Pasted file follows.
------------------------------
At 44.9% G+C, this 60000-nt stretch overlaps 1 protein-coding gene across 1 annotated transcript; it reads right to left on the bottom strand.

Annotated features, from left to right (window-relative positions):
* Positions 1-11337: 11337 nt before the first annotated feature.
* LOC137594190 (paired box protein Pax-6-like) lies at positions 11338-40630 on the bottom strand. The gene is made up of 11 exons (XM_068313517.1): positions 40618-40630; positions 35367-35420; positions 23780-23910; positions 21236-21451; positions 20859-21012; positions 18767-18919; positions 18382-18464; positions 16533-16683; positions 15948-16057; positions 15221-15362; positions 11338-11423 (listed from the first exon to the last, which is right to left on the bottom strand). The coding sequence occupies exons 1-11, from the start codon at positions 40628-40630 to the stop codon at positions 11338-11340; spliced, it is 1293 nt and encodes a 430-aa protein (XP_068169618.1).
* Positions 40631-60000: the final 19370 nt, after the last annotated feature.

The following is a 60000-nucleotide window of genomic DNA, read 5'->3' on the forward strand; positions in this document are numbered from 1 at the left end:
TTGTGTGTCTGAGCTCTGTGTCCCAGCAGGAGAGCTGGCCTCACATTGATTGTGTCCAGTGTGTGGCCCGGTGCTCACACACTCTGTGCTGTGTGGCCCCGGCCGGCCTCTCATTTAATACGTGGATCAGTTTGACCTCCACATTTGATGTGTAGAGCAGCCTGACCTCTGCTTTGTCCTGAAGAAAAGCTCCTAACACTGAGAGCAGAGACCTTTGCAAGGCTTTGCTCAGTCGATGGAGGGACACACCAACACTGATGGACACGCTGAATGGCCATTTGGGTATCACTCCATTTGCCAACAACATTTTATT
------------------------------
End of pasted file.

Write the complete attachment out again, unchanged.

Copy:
At 44.9% G+C, this 60000-nt stretch overlaps 1 protein-coding gene across 1 annotated transcript; it reads right to left on the bottom strand.

Annotated features, from left to right (window-relative positions):
* Positions 1-11337: 11337 nt before the first annotated feature.
* LOC137594190 (paired box protein Pax-6-like) lies at positions 11338-40630 on the bottom strand. The gene is made up of 11 exons (XM_068313517.1): positions 40618-40630; positions 35367-35420; positions 23780-23910; positions 21236-21451; positions 20859-21012; positions 18767-18919; positions 18382-18464; positions 16533-16683; positions 15948-16057; positions 15221-15362; positions 11338-11423 (listed from the first exon to the last, which is right to left on the bottom strand). The coding sequence occupies exons 1-11, from the start codon at positions 40628-40630 to the stop codon at positions 11338-11340; spliced, it is 1293 nt and encodes a 430-aa protein (XP_068169618.1).
* Positions 40631-60000: the final 19370 nt, after the last annotated feature.

The following is a 60000-nucleotide window of genomic DNA, read 5'->3' on the forward strand; positions in this document are numbered from 1 at the left end:
TTGTGTGTCTGAGCTCTGTGTCCCAGCAGGAGAGCTGGCCTCACATTGATTGTGTCCAGTGTGTGGCCCGGTGCTCACACACTCTGTGCTGTGTGGCCCCGGCCGGCCTCTCATTTAATACGTGGATCAGTTTGACCTCCACATTTGATGTGTAGAGCAGCCTGACCTCTGCTTTGTCCTGAAGAAAAGCTCCTAACACTGAGAGCAGAGACCTTTGCAAGGCTTTGCTCAGTCGATGGAGGGACACACCAACACTGATGGACACGCTGAATGGCCATTTGGGTATCACTCCATTTGCCAACAACATTTTATT